Ways of coping with chemo brain, according to the ACS, include: using a detailed daily planner; exercising your brain by taking a class or learning a new language; getting enough sleep; engaging in physical activity; eating more vegetables; establishing and following routines; focusing on one thing at a time; tracking memory problems in a diary; and telling family, friends, and your health care team about what you’re going through. If symptoms make it difficult to work, tell your doctor; you may be referred to an occupational therapist for help adjusting with symptoms.

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What is complementary and alternative medicine? Is it right for me?
Nonmainstream or holistic health approaches such as acupuncture, meditation, massage therapy, and natural products such as herbs and vitamins, are widely used for specific conditions or for overall well-being. “Complementary” refers to using nonmainstream approaches together with conventional or standard medicine; “alternative” refers to using these approaches in place of conventional medicine. For cancer survivors, using nonmainstream approaches may help alleviate the side effects of cancer or of cancer treatment. However, they should not replace standard treatment, as scientific studies have not determined these approaches to be effective on their own. To determine whether nonmainstream health approaches are right for you, talk to your doctor about options, benefits, and possible medication interactions and side effects.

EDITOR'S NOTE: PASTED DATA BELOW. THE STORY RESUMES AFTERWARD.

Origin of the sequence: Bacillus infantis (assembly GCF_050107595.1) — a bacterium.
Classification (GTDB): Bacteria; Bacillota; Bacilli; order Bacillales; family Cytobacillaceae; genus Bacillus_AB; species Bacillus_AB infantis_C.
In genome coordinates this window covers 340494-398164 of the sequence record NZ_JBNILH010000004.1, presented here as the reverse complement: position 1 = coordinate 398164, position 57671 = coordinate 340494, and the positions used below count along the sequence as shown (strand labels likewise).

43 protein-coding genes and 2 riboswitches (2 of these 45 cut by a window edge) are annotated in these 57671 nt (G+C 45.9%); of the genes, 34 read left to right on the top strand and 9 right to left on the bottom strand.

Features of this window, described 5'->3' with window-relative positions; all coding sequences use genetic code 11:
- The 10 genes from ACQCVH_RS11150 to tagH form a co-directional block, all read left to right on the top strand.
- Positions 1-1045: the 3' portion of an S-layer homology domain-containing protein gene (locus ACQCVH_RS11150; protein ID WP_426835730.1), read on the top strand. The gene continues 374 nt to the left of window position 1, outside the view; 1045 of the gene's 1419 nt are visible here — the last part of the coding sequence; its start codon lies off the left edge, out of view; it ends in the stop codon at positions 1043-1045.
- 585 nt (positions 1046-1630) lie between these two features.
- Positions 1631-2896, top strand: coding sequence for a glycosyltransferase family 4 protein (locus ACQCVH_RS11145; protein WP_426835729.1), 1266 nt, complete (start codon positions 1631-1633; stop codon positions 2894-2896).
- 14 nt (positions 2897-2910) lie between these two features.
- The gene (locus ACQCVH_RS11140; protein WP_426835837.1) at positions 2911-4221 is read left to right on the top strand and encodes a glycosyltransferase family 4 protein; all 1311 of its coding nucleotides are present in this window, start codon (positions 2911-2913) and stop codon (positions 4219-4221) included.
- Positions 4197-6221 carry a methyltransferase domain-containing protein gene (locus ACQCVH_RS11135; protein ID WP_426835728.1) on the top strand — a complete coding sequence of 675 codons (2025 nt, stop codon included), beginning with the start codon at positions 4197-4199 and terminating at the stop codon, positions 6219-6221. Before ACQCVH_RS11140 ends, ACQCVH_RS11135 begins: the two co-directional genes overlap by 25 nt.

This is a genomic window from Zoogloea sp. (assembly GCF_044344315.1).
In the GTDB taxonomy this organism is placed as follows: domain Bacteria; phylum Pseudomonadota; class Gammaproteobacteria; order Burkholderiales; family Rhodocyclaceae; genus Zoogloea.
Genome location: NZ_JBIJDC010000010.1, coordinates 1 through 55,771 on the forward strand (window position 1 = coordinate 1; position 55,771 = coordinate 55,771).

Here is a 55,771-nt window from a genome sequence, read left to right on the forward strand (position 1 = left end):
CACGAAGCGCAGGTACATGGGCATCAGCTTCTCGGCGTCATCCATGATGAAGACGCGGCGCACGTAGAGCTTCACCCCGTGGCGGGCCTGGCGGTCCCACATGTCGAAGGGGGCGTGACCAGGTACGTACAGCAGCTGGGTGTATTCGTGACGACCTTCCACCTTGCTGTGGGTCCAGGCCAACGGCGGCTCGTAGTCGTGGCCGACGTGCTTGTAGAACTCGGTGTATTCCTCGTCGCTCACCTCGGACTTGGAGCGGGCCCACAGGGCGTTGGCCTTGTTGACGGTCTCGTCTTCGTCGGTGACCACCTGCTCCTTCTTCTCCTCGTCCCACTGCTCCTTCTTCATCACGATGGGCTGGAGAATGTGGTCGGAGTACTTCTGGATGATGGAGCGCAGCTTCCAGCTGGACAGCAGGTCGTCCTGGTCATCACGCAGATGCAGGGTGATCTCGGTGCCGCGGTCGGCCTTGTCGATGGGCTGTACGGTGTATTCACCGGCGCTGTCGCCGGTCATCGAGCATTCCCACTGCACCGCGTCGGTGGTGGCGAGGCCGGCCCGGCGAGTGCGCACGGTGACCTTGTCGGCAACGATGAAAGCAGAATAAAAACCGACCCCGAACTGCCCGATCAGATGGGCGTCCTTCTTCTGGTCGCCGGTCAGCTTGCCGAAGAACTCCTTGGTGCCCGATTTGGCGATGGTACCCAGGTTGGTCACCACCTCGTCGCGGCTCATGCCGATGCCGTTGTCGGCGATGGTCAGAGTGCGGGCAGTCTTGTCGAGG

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Additional questions about cancer?
Click here to email your cancer-related questions. Appropriate questions will answered in a timely fashion and may be posted to this webpage.

Cancer Care at Sturdy
Sturdy’s Cancer Care Program involves the close collaboration of the Hospital, Sturdy Hematology & Oncology Associates, Shields Radiation Oncology Center Mansfield, as well as our surgeons, surgical oncologists, pulmonary medicine specialists, urologists, gynecologists, oncology nurses, and others, so that we can deliver sophisticated, personalized care to our patients. To see a list of our cancer specialists, click here.